This philosophy is beginning to be adopted by some of the larger firms. In the past year alone, restaurant and pub chains such as Giraffe, Prezzo and TCG have launched apps which allow diners to reserve a table, browse menus and – in the case of the latter two – place orders from their phones.

Similar developments have been occurring in the hotel sector, with Marriott, Starwood and Jurys Inn providing apps which offer everything from mobile check-in to smartphone key technology and check-out. Operators across the country are beginning to seize the opportunity and quickly picking up on the business benefits this customer-focused technology can offer.

Customer-focussed technology: The future...

The world of technology is, by its very nature, driven by innovation and change. And, as this feature has shown, ordering room service through smartphones, dining with on-table touchscreens and browsing drinks lists on iPads are not visions of the future, they are happening right now.

But where is all of this heading? What are the big technological developments that will impact restaurants, hotels and pubs in years to come, and what can operators do to stay ahead of the curve? We asked three leading technology experts for their views.

  • David Backshall, EMEA sales director, Omnico Group

"The biggest development in customer-focused technology will be ‘personalisation’, in a word. With big data being the latest buzzword of the moment, the challenge for business is to segment and personalise all the data that is available globally about consumers and use that information to provide an exception customer experience in a way consumers will love."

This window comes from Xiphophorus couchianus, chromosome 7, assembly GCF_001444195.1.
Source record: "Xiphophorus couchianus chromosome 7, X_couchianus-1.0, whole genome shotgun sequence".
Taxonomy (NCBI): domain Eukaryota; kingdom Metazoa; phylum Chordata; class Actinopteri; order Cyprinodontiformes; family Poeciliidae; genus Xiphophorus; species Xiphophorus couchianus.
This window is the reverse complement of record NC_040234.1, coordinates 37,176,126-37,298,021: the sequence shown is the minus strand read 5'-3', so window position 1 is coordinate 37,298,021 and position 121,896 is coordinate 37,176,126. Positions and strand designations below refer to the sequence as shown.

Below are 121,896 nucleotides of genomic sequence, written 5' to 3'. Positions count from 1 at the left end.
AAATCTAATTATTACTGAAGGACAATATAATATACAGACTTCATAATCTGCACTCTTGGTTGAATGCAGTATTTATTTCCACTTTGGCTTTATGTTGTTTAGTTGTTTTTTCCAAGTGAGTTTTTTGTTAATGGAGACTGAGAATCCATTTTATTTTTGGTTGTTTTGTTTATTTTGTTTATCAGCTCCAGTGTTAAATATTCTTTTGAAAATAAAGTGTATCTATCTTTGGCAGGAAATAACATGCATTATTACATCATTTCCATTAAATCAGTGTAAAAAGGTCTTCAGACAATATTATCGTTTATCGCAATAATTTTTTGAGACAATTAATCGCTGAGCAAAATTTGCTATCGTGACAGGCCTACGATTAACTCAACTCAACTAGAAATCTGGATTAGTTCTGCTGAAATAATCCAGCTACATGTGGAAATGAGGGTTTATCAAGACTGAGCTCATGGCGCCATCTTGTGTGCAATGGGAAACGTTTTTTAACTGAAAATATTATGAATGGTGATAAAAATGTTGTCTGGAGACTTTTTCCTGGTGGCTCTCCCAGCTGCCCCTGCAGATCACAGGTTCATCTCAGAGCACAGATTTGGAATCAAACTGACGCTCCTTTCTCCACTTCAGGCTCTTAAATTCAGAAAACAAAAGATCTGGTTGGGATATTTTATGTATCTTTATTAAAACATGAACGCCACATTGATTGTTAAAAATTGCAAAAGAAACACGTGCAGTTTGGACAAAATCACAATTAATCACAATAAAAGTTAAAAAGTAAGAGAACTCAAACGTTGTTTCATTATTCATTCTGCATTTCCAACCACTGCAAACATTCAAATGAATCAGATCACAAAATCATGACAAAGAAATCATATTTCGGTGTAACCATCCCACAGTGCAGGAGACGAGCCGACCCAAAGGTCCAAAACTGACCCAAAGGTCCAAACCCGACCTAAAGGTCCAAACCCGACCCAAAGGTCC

• Shannon Arnold, director of marketing, Maitre’D

"There is a lot of movement within the payments industry with the emergence and adoption of mobile wallets (such as Google wallet). There are also trends that are emerging with regards to tablet-based solutions, which go beyond the order-taking process.

There are now new solutions where tablets are made available to the customer after they are seated and range anywhere from allowing the customer to place orders themselves, to  the customer to providing on-demand entertainment, menu suggestions, access to the social media profiles, prompting them to share their experience at the restaurant. 

  • Clive Consterdine, director of sales and marketing, Zonal

"Mobile payment is definitely going to be the big growth area next year. It is particularly useful for people doing fast dining - if you are in an office and you want to go to lunch, but you know you have only got a short period of time. If you can secure your table, order your food and pay for it before you arrive, that will encourage you to go out at lunchtime.

"I think that enabling consumers to behave as they are behaving with other areas of retail is going to be where hospitality operators are going to have to arrive.

For all of our articles in this customer-focused technology special feature, click here.